It’s quite common nowadays to hear people, and even your newfound pengyou, saying their recent purchases are bought on either Taobao or JD – or other popular online marketplace apps in China. Even if those apps are fully in Chinese, you can actually get over the language barrier by remembering several steps or using clever strategies just like what other well-versed expats do.
Online shopping in China is truly distinct, and most of the times a learning experience. But a word of caution: it can be addicting and a real cash drain once you learn the how-tos.
So first, let’s have a quick rundown of the top three online marketplaces you should know.
|What can you buy here?|
|Everything, well sort of. You can buy items ranging from clothes and accessories to household appliances and electronics. Its sister site TMall, you can buy food items and “higher end” products from licensed sellers.||It can be classified as an English version of Taobao and TMall, so you can buy on Baopals almost all of the items sold at those two sites. Not all of the same search functions exist to find specific goods which makes it time-consuming to navigate at times.||It’s known for selling quality electronic products and household appliances. You can also buy clothes but the choices are much more limited than that of Taobao’s. This can also be conveniently used with WeChat wallet, unlike Taobao or TMall.|
|How about the prices of the items?|
|You can find really cheap stuff on Taobao!||Items are priced a little bit higher compared to their Taobao counterparts because of a commission fee.||Item prices are mid-range though you can still get discounts or promos.|
|Are the items of good quality?|
|It depends. Some cheap items have defects, but in general, you can get good buys even if your Chinese is very limited. Alibaba, the parent company of Taobao and TMall, also began its crackdown on fakes early this year after being recently labeled as a “notorious market” for counterfeiting by the Office of the US Trade Representative.||This is the same as Taobao because they are essentially the same platform. It helps to be cautious. If it seems too good to be true, then it likely isn’t worth purchasing.||Many Chinese say items sold on JD.com are durable, with some having warranties included in the price.|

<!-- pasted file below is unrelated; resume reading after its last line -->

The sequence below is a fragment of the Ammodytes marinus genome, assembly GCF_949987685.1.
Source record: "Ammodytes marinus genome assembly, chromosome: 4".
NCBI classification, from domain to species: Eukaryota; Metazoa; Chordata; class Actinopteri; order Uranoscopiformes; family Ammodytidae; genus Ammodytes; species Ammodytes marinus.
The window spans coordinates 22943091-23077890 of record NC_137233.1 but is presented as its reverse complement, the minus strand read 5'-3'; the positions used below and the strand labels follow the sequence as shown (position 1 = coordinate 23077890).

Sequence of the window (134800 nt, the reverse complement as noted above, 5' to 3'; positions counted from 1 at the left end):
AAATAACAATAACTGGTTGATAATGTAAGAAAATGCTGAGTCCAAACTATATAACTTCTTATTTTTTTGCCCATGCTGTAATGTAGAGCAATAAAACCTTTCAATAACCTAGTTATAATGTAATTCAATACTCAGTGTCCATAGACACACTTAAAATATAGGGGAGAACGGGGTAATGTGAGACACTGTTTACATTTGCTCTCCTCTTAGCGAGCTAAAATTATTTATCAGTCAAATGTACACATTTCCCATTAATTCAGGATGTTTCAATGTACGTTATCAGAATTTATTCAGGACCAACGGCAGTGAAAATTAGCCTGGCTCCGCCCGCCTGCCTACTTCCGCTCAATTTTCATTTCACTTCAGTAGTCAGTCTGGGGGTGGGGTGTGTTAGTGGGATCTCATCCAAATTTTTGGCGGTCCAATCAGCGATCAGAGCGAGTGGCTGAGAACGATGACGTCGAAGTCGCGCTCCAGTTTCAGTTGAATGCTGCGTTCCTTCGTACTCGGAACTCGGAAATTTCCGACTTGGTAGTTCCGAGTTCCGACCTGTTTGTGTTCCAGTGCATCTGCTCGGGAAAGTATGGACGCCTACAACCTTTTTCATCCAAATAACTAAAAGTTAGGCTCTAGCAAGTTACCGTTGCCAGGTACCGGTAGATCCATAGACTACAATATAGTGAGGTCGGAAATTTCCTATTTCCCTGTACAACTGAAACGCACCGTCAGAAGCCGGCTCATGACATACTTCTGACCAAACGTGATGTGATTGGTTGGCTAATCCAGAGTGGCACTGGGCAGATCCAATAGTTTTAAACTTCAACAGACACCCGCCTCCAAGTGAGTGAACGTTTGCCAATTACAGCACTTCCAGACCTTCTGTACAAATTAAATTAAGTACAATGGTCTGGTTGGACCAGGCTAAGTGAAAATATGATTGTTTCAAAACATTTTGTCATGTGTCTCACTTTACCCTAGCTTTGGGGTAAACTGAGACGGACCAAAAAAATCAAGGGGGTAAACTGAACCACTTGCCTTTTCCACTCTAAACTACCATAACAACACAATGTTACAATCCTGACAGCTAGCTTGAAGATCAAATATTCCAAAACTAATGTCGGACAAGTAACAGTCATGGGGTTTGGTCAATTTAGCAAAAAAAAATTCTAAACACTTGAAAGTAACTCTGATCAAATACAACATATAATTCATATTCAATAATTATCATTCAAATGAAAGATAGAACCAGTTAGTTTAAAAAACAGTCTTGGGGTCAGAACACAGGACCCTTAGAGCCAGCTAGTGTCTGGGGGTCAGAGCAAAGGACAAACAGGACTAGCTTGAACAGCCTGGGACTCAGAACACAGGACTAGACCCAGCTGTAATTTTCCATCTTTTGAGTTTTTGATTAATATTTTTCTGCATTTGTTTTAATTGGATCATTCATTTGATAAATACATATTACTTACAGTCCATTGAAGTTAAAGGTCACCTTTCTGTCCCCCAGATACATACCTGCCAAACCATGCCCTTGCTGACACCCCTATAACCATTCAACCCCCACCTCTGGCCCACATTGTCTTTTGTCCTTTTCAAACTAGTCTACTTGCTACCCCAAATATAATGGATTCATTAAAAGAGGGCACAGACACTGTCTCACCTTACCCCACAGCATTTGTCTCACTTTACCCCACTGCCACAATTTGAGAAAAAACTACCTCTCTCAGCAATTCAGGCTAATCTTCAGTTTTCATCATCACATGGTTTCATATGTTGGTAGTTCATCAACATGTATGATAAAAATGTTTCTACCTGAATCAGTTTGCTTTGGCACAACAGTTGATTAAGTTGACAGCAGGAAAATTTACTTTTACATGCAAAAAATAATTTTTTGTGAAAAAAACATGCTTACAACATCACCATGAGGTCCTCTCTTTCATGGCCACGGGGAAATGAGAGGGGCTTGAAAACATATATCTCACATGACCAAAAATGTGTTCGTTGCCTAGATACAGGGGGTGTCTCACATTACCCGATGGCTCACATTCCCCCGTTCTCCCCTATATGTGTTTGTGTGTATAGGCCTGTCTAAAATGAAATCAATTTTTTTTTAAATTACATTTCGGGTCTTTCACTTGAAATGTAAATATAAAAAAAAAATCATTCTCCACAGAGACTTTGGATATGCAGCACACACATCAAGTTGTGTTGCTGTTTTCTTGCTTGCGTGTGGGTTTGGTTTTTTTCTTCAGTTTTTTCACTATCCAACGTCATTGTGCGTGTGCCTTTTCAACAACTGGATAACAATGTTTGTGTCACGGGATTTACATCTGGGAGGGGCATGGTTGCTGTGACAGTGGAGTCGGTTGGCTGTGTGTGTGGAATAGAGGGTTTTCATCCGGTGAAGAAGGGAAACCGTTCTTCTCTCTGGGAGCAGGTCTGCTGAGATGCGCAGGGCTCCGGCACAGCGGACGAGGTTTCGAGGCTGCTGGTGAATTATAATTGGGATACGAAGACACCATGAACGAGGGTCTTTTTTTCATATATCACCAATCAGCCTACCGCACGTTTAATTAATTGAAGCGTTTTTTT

|Tell me more about the customer service.|
|Okay, this gets tricky because expats who don’t speak Chinese will find it hard to communicate with Taobao and TMall vendors, rendering transactions very difficult.||There’s English speaking customer service so communication won’t be that much of a hassle.||With JD.com there is also limited customer service for non-Chinese speakers. If there is a problem with your purchase get help from a friend.|
Shop Like a Local
Excluding Baopals, shopping on Taobao and JD involves a learning curve and some tricks. Forget the difficulty of Chinese interfaces and characters; instead, embrace them like a local to get that unique shopping experience.
– When buying or searching for an item, better use keywords and translate them first into Chinese using Baidu Translate. Usually, English-named items cost much more.
– Items bought in Beijing can be delivered within two days; those from other Chinese cities take three to five days. Sellers show where the item will come from.
– Use picture search. Look for the picture icons on Taobao (left) and JD.com (right). But remember, this function doesn’t work all the time.
– There are review features but they’re entirely in Chinese. Alternatively, you can refer to the ratings or photo comments to see how your item of choice looks like. Just look for this word: 有图 (youtu or with photo) or 晒图 (shaitu or blueprint).
But Here’s the Catch…
Success! Your item will be delivered but you think you’ll be in the office by the time the courier arrives at your home.
– Remember that just add your office address as your second shipping address so that your item will be directly sent there. Remember to select that before paying an item.
“The delivery of my item is taking too long!”
– It could be because of the shipping location or other issues like public holidays, the famous November 11 sales day, and severe pollution (yes, because it affects air freights). You can also track the courier, but remember everything is in Chinese so you need to translate it using an app or asking help from a Chinese pengyou.
Okay, you bought a cheap quality item and it’s ready for shipping … but you changed your mind and want to replace it with a different colored one, if not, get a refund.
– That’s tough because you need to talk to a seller’s customer service representatives (CSRs) or fill up a form. Only a few of these CSRs can speak a limited amount of English. What you can do is to use your translator app… or when they call you, just tell them the following phrases:
• Sorry, I don’t speak Chinese. Can you send me a message instead so that I can translate it?
对不起，我不会说中文。 你可以给我一个消息，以便我可以翻译吗？Duìbùqǐ, wǒ bù huì shuō zhōngwén. Nǐ kěyǐ gěi wǒ yīgè xiāoxi, yǐbiàn wǒ kěyǐ fānyì ma?
• Hold on, here’s a friend to talk with you.
等一下。 这是一个朋友跟你说话。Děng yīxià. Zhè shì yīgè péngyǒu gēn nǐ shuōhuà.
“Wow, the delivery was fast…” only to find out the item has defects or different from what you ordered. Worse, you found the item was fake!
– Again, this is a tricky part because you need to contact the vendor. Try sending them a message telling:
• The item I bought was [fake / has defects]. Can I replace it [or have a refund]?
我买的物品是[假/有缺陷]。 可否更换[或退款]？Wǒ mǎi de wùpǐn shì [jiǎ/yǒu quēxiàn]. Kěfǒu gēnghuàn [huò tuì kuǎn]?
This article appeared on p48-49 of the beijingkids July 2018 Home & Relocation Guide issue.